Southwest Airlines continues to solidify its dominance at Long Beach Airport, with the carrier being awarded another three flight slots at the noise-controlled airfield, according to a city memo released Monday.

The news come four months after American Airlines informed city staff it would leave Long Beach, relinquishing its three daily flight slots.

While Long Beach alerted all of the airlines on the airport’s waitlist of the newly available flight slots, the first three on the list—Canada-based Swoop, startup Breeze Airways and Hawaiian Airlines—all passed on the opportunity. Southwest was next on the list and requested all three slots.

Delta Air Lines was last on the list and did not request additional slots. In fact, Delta informed city staff on May 2 that it would relinquish two of its seven daily flight slots.

As it stands, with the additions, Southwest holds 48—or 83%—of the airport’s 58 daily flight slots.

“We are pleased that Southwest Airlines continues to show strong interest in growing their presence at Long Beach Airport,” Director Cynthia Guidry told the Business Journal in an email Monday. “Our three carriers now offer nonstop service to 24 destinations, which is more nonstop service than at any other time in the history of our airport.”

Southwest, for its part, declined to specify how it would use the new slots.

“We will increase our flying accordingly to best utilize these slots,” a spokesperson said in an email to the Business Journal Monday night. “More details will be shared at a later time.”

Other than the two unallocated slots, the remaining daily flights are held by Hawaiian (2) and UPS (1).

Delta said in a statement that it hopes to reclaim flight slots in the future.

“Delta voluntarily yielded back two of seven daily flight slot pairs at Long Beach given continued challenges amongst our regional partners from a staffing resources standpoint,” the airline said. “We continue to monitor conditions closely and hope to restore our full slate at Long Beach when able. In the meantime, Delta customers can choose from service at LGB and at all major LA Basin airports including LAX, BUR, ONT and SNA.”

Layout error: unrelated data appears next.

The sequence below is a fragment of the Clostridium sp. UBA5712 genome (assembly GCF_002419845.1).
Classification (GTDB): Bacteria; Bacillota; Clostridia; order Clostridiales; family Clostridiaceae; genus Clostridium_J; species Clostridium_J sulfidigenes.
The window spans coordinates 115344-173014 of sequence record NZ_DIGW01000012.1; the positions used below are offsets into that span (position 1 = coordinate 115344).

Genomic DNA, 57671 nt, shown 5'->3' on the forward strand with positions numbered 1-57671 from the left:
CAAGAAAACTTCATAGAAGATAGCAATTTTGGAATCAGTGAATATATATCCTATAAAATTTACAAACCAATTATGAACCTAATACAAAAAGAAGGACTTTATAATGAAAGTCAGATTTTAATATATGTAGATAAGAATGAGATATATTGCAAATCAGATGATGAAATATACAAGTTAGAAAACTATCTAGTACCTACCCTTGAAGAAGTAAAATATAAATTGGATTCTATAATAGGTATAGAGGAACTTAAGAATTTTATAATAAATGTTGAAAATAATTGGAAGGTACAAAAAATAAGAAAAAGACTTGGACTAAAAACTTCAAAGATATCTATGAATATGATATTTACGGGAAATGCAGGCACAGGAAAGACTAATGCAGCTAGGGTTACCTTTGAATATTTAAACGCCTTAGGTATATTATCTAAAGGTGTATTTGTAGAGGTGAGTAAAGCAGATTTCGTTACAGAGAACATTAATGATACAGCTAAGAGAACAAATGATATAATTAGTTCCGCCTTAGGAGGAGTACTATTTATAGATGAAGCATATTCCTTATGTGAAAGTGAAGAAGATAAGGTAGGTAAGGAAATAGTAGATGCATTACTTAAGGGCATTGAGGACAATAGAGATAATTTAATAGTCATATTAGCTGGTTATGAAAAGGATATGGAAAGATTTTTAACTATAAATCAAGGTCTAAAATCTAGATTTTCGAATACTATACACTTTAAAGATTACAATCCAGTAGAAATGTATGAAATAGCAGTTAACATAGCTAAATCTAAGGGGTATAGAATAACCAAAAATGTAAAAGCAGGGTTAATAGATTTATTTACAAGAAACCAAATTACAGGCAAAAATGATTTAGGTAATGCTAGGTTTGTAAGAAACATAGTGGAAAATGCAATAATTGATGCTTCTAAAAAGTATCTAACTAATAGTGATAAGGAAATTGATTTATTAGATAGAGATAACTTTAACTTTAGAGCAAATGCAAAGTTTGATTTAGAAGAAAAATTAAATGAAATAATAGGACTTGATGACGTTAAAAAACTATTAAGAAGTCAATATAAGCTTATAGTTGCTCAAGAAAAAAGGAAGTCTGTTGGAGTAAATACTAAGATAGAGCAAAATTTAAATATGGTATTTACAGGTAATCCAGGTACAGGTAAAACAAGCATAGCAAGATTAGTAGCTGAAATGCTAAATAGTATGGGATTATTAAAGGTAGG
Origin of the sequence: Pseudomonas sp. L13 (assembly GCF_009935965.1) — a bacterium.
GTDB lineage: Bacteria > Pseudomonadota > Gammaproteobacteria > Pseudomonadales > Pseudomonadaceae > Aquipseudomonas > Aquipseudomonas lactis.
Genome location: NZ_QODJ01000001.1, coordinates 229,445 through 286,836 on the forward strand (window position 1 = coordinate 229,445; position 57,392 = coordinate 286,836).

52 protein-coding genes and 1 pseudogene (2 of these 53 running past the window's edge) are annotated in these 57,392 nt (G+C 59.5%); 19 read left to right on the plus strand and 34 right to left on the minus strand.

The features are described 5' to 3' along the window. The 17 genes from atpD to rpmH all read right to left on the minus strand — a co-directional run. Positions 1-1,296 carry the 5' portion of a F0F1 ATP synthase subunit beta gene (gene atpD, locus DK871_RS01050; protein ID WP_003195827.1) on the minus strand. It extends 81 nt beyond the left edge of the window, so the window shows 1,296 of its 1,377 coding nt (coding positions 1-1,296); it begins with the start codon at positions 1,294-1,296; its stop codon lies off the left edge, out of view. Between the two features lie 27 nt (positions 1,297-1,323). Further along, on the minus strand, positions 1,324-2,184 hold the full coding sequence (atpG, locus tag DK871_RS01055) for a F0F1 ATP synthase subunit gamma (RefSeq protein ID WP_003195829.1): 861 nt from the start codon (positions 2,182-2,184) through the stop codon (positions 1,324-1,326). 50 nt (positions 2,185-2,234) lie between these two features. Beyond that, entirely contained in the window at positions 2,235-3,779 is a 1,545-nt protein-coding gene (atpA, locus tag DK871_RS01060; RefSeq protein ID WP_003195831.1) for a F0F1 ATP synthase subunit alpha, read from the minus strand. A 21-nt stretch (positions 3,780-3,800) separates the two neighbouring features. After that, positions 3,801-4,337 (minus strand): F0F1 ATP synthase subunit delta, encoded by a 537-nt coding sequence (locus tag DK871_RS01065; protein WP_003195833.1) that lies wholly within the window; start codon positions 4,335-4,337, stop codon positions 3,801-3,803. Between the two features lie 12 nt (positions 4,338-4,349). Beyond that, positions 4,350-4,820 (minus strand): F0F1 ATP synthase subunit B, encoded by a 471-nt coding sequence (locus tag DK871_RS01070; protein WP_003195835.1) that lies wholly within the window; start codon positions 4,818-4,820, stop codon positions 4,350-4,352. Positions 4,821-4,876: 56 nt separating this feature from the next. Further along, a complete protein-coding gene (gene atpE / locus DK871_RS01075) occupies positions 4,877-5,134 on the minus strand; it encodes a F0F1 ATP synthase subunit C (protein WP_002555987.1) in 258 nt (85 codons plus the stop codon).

Guidry, for her part, remained confident in the airport’s ongoing relationship with Delta.

“We greatly appreciate Delta Air Lines’ continued partnership in serving passengers from our convenient, easygoing airport,” Guidry said. “Delta has expressed their desire to remain on the flight slot waiting list, as they plan for an ongoing presence here in Long Beach.”

The waiting list for flight slots, in order, is now: Delta, Swoop, Breeze, Hawaiian and Southwest. Based on recent allocation decisions, it’s likely Southwest will be awarded the two outstanding slots.

Monday’s news comes just over two weeks after Southwest executives visited Long Beach for the unveiling of the carrier’s newest aircraft, Imua One. Following the ceremony, CEO Bob Jordan and COO Andrew Watterson hosted a luncheon with local businesses, during which they apologized for recent issues and pledged that improvements were being made.

The news also comes days after pilots at Southwest Airlines voted overwhelmingly to authorize a strike, a move that is unlikely to lead to a walkout in the near future but is designed to put more pressure on the airline during contract negotiations.

Southwest, for its part, said the strike vote has no effect on its operations.

“We are staffed and prepared to welcome travelers for their summer travel plans,” the airline said in a statement.

In Long Beach, Southwest has announced nonstop service to 10 new destinations over the past year, including Nashville, New Orleans, Salt Lake City, Orlando, Kansas City, Colorado Springs, El Paso, Albuquerque, Boise and Portland.

The city’s leading carrier has been instrumental in the airport’s years-long recovery from the pandemic. In March, passenger volumes rose above pre-pandemic levels for the first time since the coronavirus first appeared in early 2020.

The Associated Press contributed to this report.

Editor’s note: This story has been updated with a comment from Delta Air Lines.

LGB surpasses pre-pandemic passenger volumes for 1st time, data shows

Brandon Richardson is a reporter and photojournalist for the Long Beach Post and Long Beach Business Journal.